Defense Date

2009

Document Type

Thesis

Degree Name

Master of Science

Department

Anatomy & Neurobiology

First Advisor

Lori Michener

Abstract

Objectives: To examine the effects of posture on subacromial (SA) space with arm elevation in patients with rotator cuff disease (RCD) and healthy subjects. Background: Poor posture has been linked to altered scapular mechanics, theorized to lead to excessive SA space narrowing. However, no study has examined the direct effects of posture on SA space using ultrasonography. We hypothesize that when compared to a neutral posture, upright posture will increase SA space and slouched posture will decrease SA space. Methods: Subjects with painful RCD (n=31) and healthy (n=29) shoulders participated. SA space was measured on ultrasound generated images using the acromiohumeral distance (AHD), which is the shortest distance between acromion and the humerus. Two trials each were collected in three postures of normal, slouched and upright posture with the arm at two angles of rest (0° elevation) and 45° abduction. Results: Two RMANOVAs for each arm angle compared the AHD across postures and groups. There was no interaction between group and posture, and no significant main effect of group for AHD. Groups were collapsed for further analysis. There was a significant main effect of posture on AHD at the 45° abduction (p = 0.0002); AHD increased significantly from normal (AHD= 8.63mm) to upright (AHD= 9.76mm) posture. Conclusion: The effect of posture on SA space is minimal; only upright posture increasing AHD over normal posture by 1.13mm, at 45° abduction position. Research is needed to determine the effects of posture on shoulder pain and posture interventions.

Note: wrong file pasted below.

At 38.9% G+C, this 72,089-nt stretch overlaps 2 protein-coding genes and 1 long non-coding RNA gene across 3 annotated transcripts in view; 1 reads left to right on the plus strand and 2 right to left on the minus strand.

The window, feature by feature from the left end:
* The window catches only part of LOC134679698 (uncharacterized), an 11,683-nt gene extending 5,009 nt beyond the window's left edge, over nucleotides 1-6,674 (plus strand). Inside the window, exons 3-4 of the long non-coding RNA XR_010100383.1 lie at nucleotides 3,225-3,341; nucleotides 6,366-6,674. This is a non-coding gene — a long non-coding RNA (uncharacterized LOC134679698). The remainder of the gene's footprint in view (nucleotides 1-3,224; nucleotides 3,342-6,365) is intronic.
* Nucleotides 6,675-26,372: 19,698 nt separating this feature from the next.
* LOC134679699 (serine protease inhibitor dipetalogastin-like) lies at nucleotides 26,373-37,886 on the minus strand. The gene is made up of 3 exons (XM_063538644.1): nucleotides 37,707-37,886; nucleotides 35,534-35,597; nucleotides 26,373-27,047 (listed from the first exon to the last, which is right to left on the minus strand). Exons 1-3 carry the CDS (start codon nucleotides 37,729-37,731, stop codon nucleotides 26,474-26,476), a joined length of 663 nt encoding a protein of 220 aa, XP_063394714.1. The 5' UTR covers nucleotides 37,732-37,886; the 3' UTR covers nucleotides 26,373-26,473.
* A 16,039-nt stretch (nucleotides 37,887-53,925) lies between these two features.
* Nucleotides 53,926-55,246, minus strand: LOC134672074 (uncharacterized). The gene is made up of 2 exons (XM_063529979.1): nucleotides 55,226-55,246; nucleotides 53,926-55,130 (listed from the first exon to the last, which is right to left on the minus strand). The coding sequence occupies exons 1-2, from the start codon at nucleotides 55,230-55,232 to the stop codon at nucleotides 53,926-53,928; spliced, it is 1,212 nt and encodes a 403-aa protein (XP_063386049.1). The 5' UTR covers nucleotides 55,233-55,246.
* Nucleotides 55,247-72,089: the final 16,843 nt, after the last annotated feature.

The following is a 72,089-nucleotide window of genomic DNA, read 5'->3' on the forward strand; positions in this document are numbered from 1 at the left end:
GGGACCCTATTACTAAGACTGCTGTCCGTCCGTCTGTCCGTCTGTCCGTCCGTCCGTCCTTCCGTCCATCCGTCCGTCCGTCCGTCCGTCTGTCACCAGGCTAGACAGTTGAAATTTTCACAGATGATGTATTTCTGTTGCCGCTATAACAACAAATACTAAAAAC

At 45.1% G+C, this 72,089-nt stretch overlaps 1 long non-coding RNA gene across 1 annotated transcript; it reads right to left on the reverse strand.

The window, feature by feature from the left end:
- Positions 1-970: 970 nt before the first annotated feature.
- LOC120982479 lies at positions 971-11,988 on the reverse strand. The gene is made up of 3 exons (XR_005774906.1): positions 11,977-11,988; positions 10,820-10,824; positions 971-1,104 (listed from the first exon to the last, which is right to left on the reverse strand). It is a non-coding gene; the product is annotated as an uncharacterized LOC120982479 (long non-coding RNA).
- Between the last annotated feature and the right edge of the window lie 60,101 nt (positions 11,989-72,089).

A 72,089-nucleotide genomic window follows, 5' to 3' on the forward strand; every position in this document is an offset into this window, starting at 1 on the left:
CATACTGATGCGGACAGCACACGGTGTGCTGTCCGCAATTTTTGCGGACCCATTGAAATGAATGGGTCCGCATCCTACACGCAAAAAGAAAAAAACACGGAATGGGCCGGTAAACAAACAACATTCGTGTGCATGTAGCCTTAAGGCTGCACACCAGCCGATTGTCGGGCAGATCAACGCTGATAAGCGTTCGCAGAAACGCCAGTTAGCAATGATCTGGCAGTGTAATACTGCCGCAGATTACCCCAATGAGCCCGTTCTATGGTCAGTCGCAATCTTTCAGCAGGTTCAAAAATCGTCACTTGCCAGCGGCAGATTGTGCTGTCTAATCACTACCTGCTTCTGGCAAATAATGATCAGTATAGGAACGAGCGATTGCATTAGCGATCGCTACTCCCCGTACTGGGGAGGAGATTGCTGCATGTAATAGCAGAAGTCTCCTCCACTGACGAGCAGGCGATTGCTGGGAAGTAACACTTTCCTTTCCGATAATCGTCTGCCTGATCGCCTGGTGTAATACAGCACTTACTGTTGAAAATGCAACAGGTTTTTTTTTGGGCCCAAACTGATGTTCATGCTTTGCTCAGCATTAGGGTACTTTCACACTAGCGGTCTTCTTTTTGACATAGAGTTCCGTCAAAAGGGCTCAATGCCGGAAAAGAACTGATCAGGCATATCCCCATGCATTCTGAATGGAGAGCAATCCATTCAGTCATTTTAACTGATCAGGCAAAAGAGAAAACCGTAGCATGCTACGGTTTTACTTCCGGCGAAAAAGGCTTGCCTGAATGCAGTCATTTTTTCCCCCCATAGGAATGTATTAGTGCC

Rights

© The Author

Is Part Of

VCU University Archives

Is Part Of

VCU Theses and Dissertations

Date of Submission

August 2009

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